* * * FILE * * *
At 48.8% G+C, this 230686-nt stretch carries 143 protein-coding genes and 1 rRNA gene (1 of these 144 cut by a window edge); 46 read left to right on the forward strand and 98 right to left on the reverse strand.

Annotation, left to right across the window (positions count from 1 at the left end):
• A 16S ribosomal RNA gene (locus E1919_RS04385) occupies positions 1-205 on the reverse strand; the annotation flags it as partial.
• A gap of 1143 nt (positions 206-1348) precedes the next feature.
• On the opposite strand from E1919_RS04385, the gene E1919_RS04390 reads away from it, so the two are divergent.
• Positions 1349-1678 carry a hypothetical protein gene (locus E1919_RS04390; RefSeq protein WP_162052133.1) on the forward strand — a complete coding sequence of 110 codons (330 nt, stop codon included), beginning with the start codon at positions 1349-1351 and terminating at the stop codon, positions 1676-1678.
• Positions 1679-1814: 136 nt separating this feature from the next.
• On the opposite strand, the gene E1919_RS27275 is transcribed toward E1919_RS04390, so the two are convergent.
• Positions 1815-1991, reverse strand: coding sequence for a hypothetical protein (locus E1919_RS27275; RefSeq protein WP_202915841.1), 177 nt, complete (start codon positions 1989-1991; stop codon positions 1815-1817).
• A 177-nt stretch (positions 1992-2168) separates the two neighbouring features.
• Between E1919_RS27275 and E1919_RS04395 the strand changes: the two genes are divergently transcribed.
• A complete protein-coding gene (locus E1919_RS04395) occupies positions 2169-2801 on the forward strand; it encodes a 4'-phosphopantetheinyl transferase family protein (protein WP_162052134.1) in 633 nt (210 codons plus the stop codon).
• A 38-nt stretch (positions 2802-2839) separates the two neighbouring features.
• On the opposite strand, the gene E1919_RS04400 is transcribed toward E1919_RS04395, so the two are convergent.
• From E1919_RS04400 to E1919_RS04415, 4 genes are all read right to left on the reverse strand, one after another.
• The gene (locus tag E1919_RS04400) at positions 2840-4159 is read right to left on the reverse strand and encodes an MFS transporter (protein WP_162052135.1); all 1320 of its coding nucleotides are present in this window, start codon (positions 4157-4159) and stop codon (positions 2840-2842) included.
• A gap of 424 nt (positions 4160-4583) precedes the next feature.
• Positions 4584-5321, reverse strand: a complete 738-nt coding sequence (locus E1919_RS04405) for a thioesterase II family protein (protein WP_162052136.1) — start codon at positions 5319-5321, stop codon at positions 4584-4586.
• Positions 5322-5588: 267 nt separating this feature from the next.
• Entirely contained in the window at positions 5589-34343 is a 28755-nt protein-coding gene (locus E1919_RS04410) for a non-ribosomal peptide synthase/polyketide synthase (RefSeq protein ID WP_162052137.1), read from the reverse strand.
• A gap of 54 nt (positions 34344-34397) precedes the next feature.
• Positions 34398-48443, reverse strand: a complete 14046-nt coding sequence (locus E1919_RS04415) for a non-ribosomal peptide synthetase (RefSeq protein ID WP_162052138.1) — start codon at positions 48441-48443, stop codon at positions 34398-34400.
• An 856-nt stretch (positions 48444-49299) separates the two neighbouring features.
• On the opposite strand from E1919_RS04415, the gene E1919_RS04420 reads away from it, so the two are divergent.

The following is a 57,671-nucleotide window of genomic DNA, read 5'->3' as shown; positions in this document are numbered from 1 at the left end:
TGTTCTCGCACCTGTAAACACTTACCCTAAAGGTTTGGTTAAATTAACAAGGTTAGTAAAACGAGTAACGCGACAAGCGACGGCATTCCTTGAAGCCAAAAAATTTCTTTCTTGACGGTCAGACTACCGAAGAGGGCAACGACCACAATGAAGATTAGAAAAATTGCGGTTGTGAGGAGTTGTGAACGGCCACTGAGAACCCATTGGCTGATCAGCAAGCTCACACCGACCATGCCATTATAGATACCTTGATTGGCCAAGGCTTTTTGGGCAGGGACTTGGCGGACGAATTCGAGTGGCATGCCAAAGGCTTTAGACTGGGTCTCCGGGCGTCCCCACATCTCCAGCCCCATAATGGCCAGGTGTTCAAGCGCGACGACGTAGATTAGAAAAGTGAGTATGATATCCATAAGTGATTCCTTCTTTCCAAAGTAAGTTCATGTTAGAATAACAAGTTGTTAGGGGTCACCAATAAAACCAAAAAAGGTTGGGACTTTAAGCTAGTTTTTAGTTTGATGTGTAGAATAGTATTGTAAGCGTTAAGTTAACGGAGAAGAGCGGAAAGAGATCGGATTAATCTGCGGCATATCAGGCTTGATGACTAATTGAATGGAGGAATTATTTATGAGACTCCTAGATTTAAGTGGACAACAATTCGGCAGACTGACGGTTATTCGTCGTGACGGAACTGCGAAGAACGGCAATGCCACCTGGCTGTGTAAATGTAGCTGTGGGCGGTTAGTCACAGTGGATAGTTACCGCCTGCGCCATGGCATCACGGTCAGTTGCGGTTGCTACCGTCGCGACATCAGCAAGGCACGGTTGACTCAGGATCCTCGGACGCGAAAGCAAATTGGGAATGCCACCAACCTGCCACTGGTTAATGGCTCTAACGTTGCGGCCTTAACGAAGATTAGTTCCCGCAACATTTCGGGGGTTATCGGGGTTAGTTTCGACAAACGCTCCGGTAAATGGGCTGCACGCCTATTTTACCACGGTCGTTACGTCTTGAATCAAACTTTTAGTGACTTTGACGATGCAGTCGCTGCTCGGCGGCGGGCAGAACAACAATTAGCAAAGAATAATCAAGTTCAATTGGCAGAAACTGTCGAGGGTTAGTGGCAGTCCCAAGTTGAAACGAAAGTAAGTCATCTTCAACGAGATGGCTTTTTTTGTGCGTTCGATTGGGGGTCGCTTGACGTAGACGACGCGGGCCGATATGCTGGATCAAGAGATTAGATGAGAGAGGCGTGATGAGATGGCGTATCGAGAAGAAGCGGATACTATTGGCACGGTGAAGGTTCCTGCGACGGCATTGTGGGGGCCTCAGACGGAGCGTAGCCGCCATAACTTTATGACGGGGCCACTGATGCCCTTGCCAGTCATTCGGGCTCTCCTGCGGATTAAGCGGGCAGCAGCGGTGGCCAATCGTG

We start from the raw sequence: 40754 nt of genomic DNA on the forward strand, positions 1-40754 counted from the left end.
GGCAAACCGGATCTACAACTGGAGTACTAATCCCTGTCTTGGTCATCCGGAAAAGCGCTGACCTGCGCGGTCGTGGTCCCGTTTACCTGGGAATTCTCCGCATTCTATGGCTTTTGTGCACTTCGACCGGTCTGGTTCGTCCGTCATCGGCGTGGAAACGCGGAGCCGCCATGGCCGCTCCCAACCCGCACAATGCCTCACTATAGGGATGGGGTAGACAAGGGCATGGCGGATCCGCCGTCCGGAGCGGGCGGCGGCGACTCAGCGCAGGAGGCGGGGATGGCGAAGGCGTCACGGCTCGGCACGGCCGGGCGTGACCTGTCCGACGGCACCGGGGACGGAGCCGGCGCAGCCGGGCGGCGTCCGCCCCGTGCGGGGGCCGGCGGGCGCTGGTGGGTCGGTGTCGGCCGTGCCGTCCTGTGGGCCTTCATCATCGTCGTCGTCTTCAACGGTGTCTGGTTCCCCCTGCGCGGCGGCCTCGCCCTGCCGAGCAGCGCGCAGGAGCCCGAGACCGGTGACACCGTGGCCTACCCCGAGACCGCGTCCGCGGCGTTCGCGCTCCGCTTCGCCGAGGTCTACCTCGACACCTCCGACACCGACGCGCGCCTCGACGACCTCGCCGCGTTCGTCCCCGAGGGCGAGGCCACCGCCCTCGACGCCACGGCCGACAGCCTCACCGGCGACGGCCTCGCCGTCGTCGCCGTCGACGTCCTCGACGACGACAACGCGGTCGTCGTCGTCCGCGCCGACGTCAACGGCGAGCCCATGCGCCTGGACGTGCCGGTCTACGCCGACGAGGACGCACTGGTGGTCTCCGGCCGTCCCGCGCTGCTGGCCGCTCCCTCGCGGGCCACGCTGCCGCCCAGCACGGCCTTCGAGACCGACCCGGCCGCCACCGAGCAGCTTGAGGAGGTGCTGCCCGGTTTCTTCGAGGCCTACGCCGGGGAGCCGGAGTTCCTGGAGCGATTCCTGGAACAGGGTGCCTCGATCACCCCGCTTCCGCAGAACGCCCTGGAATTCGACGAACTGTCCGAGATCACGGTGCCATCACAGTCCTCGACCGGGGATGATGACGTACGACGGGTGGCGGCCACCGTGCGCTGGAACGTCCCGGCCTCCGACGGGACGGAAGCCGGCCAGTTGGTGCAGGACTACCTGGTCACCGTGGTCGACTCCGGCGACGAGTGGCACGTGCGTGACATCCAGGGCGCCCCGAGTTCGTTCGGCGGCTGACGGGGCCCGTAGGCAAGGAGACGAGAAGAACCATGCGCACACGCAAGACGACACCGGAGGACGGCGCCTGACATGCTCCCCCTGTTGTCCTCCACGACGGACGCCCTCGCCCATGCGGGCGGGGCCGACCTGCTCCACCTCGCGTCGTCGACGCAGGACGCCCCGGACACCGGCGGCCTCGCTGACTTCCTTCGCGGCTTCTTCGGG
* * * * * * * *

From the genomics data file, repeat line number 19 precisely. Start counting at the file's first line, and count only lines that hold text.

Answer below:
• Positions 5322-5588: 267 nt separating this feature from the next.